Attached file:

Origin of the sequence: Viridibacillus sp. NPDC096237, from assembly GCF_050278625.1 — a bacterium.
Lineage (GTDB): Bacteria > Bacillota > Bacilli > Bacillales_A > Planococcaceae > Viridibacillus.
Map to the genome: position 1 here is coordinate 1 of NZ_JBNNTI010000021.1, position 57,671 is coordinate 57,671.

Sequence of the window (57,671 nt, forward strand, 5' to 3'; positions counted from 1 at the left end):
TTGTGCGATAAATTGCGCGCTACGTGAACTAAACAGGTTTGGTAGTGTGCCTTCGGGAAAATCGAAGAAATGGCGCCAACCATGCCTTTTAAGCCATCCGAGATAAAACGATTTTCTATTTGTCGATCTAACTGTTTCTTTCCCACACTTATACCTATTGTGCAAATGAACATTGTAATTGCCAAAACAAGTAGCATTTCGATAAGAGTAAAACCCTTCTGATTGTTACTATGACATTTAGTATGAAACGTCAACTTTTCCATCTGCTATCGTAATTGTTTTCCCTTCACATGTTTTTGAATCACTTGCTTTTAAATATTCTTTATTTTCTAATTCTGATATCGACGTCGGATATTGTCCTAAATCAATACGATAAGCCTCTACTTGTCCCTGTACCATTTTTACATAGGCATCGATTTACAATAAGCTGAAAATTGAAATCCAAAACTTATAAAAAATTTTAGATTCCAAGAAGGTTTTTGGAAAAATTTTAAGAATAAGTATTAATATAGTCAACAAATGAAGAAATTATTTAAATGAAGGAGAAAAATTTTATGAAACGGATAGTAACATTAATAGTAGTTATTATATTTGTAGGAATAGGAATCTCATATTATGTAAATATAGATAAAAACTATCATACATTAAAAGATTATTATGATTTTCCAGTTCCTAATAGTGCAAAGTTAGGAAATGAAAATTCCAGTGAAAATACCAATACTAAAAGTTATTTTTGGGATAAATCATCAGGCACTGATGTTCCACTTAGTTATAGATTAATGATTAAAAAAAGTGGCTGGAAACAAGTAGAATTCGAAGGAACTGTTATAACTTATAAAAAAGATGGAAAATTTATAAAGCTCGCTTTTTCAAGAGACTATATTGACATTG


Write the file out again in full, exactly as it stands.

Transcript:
Origin of the sequence: Viridibacillus sp. NPDC096237, from assembly GCF_050278625.1 — a bacterium.
Lineage (GTDB): Bacteria > Bacillota > Bacilli > Bacillales_A > Planococcaceae > Viridibacillus.
Map to the genome: position 1 here is coordinate 1 of NZ_JBNNTI010000021.1, position 57,671 is coordinate 57,671.

Sequence of the window (57,671 nt, forward strand, 5' to 3'; positions counted from 1 at the left end):
TTGTGCGATAAATTGCGCGCTACGTGAACTAAACAGGTTTGGTAGTGTGCCTTCGGGAAAATCGAAGAAATGGCGCCAACCATGCCTTTTAAGCCATCCGAGATAAAACGATTTTCTATTTGTCGATCTAACTGTTTCTTTCCCACACTTATACCTATTGTGCAAATGAACATTGTAATTGCCAAAACAAGTAGCATTTCGATAAGAGTAAAACCCTTCTGATTGTTACTATGACATTTAGTATGAAACGTCAACTTTTCCATCTGCTATCGTAATTGTTTTCCCTTCACATGTTTTTGAATCACTTGCTTTTAAATATTCTTTATTTTCTAATTCTGATATCGACGTCGGATATTGTCCTAAATCAATACGATAAGCCTCTACTTGTCCCTGTACCATTTTTACATAGGCATCGATTTACAATAAGCTGAAAATTGAAATCCAAAACTTATAAAAAATTTTAGATTCCAAGAAGGTTTTTGGAAAAATTTTAAGAATAAGTATTAATATAGTCAACAAATGAAGAAATTATTTAAATGAAGGAGAAAAATTTTATGAAACGGATAGTAACATTAATAGTAGTTATTATATTTGTAGGAATAGGAATCTCATATTATGTAAATATAGATAAAAACTATCATACATTAAAAGATTATTATGATTTTCCAGTTCCTAATAGTGCAAAGTTAGGAAATGAAAATTCCAGTGAAAATACCAATACTAAAAGTTATTTTTGGGATAAATCATCAGGCACTGATGTTCCACTTAGTTATAGATTAATGATTAAAAAAAGTGGCTGGAAACAAGTAGAATTCGAAGGAACTGTTATAACTTATAAAAAAGATGGAAAATTTATAAAGCTCGCTTTTTCAAGAGACTATATTGACATTG